Visiting Lectureship of the Theory of Architecture
Dr. Hollyamber Kennedy
About Us

Dr. Hollyamber Kennedy is a Postdoctoral Fellow and Guest Lecturer and at the Institute for the History and Theory of Architecture (gta) at the ETH in Zurich, Switzerland. She holds a Ph.D. in Architectural History and Theory from the Graduate School of Architecture, Planning and Preservation at Columbia University. Her current book project, Unsettling Territory, recovers an architectural history of late 19th century rural modernization in Germany that linked countryside to colony. It gathers an archive of stories about territory, “reclaimed” and “cleansed” landscapes, and shared “frontiers” of agrarian development, while closely exploring the mechanisms—legal, conceptual, environmental—that allowed for one architectural space to be grafted over others in distinct and disparate locations that were subject to different but communicating ministerial bureaucracies. She previously held a Postdoctoral Research Fellowship at Harvard University, at the Mahindra Humanities Center, where she began work on her second book project, Wastelands of Empire, which again takes up the analytic of land reclamation.

Her research has been supported by the Forum for Transregional Studies at Humboldt University, the Kunsthistorishes Institut in Florenz / Max-Planck-Institut, Harvard University, the Graham Foundation for Advanced Studies in the Fine Arts, which awarded her the Carter Manny Dissertation Prize, the Social Science Research Council, the DAAD, SAH, and the CAA, among others. Her writing has appeared in Grey Room, Avery Review, Journal of Architecture (forthcoming) and Arch + (forthcoming), and in edited volumes published by The MIT Press, Whitechapel Gallery, The University of Chicago Press, and in four forthcoming volumes by EPFL Press and CAN Centre d’Art Neuchâtel, Zentralinstitut für Kunstgeschichte München, Birkhäuser Verlag, and Bloomsbury Academic Press. She directs the working group on Architectural and Landscape Histories of Internal Colonization and is a member of the Columbia University Center for the Study of Social Difference working group Insurgent Domesticities. She is currently working on a long-term collaborative project with Anooradha Iyer Siddiqi exploring critical new concept histories of settlement.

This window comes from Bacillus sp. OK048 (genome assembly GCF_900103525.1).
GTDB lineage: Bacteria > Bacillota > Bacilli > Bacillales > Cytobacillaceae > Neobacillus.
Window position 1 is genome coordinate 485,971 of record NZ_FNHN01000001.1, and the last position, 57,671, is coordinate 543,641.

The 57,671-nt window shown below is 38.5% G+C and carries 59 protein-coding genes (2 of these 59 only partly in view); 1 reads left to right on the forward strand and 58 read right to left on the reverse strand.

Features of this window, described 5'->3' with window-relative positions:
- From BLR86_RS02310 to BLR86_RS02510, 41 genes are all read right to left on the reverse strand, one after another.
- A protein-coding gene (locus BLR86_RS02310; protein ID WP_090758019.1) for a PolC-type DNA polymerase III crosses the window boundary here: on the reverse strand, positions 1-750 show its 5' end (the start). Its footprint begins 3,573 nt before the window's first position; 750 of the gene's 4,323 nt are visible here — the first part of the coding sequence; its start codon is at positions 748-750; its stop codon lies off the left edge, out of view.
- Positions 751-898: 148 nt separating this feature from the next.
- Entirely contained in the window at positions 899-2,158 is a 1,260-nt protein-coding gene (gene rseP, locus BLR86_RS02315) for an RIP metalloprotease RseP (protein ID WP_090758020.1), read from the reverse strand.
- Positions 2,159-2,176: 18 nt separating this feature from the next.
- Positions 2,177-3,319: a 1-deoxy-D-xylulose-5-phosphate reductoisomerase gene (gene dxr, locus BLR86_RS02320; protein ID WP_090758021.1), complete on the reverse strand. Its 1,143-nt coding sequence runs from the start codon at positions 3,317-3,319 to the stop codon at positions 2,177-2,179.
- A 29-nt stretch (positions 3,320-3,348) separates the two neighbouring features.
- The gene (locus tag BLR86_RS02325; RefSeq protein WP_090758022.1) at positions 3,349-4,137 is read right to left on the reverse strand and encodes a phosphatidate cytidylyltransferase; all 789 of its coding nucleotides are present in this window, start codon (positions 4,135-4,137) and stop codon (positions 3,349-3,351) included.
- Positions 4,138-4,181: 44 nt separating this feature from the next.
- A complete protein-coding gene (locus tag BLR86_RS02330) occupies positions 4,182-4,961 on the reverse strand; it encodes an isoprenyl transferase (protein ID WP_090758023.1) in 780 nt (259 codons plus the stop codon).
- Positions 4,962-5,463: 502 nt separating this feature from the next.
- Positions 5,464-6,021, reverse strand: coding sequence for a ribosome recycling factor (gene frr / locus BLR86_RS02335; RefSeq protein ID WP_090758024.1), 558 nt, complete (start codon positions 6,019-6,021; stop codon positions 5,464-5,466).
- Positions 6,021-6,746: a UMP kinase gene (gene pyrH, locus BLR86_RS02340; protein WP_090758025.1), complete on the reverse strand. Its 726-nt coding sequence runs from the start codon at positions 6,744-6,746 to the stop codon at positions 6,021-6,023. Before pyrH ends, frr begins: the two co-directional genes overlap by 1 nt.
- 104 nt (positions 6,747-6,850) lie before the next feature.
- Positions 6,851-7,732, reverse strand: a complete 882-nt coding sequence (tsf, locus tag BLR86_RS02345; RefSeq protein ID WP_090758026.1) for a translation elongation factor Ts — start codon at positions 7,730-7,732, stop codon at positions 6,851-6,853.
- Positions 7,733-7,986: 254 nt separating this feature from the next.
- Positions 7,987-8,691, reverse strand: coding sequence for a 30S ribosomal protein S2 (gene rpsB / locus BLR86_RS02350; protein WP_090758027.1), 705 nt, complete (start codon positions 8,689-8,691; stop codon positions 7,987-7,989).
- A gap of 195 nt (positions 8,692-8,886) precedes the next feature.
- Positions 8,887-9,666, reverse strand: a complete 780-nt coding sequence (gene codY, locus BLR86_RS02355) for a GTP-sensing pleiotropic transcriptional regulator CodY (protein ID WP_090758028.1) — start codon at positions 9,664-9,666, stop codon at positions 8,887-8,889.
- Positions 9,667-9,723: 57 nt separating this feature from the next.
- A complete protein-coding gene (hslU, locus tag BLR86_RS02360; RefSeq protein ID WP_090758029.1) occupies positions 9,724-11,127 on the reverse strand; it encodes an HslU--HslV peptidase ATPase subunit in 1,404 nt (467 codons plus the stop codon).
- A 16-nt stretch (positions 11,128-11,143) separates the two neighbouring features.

“In the history of colonial invasion,” Edward Said wrote, “maps are always first drawn by the victors, since maps are instruments of conquest; once projected, they are then implemented. Geography is therefore the art of war but can also be the art of resistance if there is a counter-map and a counter-strategy.” Drawing on this notion of the counter-strategy, Kennedy's research seeks a revised understanding of the agencies that have shaped architecture's global colonial modernities, an approach that gives precedence to the counter-map, shaped through fugitive practices, through organized insurgency and private counter-conduct.

Kennedy's research contributes to an emerging body of critical scholarship that investigates the relationship between architecture and infrastructure in relation to projects of land, terrain, and territory. Her works asks how architecture is co-productive of the territorial canvas, and how in turn architectural invention has shaped governmental practices of territoriality. This approach sheds light on architecture’s mediation of the interplay between state formation and the global marketplace; between citizenship and a racialized understanding of the nation; between appropriation and production, extraction and manufacture; and between displacement and enforced sedentarization.